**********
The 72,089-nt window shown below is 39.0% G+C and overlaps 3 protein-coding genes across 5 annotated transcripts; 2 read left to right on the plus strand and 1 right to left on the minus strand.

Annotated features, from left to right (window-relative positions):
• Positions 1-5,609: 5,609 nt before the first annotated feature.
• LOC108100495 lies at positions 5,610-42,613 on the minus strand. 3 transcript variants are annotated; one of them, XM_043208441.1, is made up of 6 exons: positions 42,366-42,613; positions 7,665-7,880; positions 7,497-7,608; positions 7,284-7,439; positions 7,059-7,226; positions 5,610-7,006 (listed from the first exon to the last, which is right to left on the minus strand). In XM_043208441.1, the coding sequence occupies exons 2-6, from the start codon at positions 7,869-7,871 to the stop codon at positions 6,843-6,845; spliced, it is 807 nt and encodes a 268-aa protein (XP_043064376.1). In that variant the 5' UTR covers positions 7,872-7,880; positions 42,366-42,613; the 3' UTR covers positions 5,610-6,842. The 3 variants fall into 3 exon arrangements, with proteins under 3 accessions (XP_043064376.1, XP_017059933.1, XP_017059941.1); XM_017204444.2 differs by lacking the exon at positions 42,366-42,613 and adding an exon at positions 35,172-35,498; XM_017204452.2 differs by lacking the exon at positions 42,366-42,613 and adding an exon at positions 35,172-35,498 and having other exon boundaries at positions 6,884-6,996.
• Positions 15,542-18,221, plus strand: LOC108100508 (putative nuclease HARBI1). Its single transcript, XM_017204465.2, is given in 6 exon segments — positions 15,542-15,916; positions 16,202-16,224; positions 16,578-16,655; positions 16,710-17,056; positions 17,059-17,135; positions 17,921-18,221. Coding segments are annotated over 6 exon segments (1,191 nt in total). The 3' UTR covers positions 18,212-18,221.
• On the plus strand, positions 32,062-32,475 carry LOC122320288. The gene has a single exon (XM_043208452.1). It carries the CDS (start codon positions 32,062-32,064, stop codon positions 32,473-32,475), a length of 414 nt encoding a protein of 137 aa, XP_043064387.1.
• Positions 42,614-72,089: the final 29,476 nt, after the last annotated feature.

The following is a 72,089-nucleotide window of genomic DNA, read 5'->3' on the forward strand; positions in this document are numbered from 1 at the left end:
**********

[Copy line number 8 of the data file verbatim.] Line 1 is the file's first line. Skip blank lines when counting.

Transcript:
The following is a 72,089-nucleotide window of genomic DNA, read 5'->3' on the forward strand; positions in this document are numbered from 1 at the left end: